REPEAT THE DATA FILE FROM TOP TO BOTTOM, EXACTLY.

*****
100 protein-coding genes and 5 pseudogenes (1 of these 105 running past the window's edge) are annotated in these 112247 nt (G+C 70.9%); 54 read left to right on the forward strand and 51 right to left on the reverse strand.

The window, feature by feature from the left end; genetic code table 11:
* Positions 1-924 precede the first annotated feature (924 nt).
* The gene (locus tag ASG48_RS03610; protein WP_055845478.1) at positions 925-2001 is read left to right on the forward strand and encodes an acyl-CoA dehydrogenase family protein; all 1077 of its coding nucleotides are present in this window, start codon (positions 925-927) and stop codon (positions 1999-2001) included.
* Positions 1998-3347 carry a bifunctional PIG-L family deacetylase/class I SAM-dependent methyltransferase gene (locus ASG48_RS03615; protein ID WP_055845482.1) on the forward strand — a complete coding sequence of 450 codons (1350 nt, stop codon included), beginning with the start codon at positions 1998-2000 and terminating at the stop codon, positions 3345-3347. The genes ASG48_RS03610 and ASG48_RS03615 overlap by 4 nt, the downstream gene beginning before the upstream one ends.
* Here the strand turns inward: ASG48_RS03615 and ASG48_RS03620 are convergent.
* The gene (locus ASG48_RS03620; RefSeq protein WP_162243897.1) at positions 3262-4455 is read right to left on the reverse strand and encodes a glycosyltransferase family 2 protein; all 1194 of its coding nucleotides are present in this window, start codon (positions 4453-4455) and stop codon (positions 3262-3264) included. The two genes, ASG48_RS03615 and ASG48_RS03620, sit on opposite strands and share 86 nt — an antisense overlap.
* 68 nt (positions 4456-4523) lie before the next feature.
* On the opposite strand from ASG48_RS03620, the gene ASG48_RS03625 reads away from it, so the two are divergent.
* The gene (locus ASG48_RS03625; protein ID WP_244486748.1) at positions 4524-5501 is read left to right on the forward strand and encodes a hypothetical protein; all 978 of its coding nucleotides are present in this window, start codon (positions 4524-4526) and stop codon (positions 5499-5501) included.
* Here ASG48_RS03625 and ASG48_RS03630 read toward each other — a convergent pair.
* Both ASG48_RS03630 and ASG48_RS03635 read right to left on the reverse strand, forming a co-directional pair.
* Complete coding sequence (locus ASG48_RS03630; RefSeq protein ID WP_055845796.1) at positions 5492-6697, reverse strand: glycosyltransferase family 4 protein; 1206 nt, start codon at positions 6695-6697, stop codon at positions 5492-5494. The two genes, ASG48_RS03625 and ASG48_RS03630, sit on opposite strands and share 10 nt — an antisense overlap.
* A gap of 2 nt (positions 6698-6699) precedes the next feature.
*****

100 protein-coding genes and 5 pseudogenes (1 of these 105 running past the window's edge) are annotated in these 112247 nt (G+C 70.9%); 54 read left to right on the forward strand and 51 right to left on the reverse strand.

The window, feature by feature from the left end; genetic code table 11:
* Positions 1-924 precede the first annotated feature (924 nt).
* The gene (locus tag ASG48_RS03610; protein WP_055845478.1) at positions 925-2001 is read left to right on the forward strand and encodes an acyl-CoA dehydrogenase family protein; all 1077 of its coding nucleotides are present in this window, start codon (positions 925-927) and stop codon (positions 1999-2001) included.
* Positions 1998-3347 carry a bifunctional PIG-L family deacetylase/class I SAM-dependent methyltransferase gene (locus ASG48_RS03615; protein ID WP_055845482.1) on the forward strand — a complete coding sequence of 450 codons (1350 nt, stop codon included), beginning with the start codon at positions 1998-2000 and terminating at the stop codon, positions 3345-3347. The genes ASG48_RS03610 and ASG48_RS03615 overlap by 4 nt, the downstream gene beginning before the upstream one ends.
* Here the strand turns inward: ASG48_RS03615 and ASG48_RS03620 are convergent.
* The gene (locus ASG48_RS03620; RefSeq protein WP_162243897.1) at positions 3262-4455 is read right to left on the reverse strand and encodes a glycosyltransferase family 2 protein; all 1194 of its coding nucleotides are present in this window, start codon (positions 4453-4455) and stop codon (positions 3262-3264) included. The two genes, ASG48_RS03615 and ASG48_RS03620, sit on opposite strands and share 86 nt — an antisense overlap.
* 68 nt (positions 4456-4523) lie before the next feature.
* On the opposite strand from ASG48_RS03620, the gene ASG48_RS03625 reads away from it, so the two are divergent.
* The gene (locus ASG48_RS03625; protein ID WP_244486748.1) at positions 4524-5501 is read left to right on the forward strand and encodes a hypothetical protein; all 978 of its coding nucleotides are present in this window, start codon (positions 4524-4526) and stop codon (positions 5499-5501) included.
* Here ASG48_RS03625 and ASG48_RS03630 read toward each other — a convergent pair.
* Both ASG48_RS03630 and ASG48_RS03635 read right to left on the reverse strand, forming a co-directional pair.
* Complete coding sequence (locus ASG48_RS03630; RefSeq protein ID WP_055845796.1) at positions 5492-6697, reverse strand: glycosyltransferase family 4 protein; 1206 nt, start codon at positions 6695-6697, stop codon at positions 5492-5494. The two genes, ASG48_RS03625 and ASG48_RS03630, sit on opposite strands and share 10 nt — an antisense overlap.
* A gap of 2 nt (positions 6698-6699) precedes the next feature.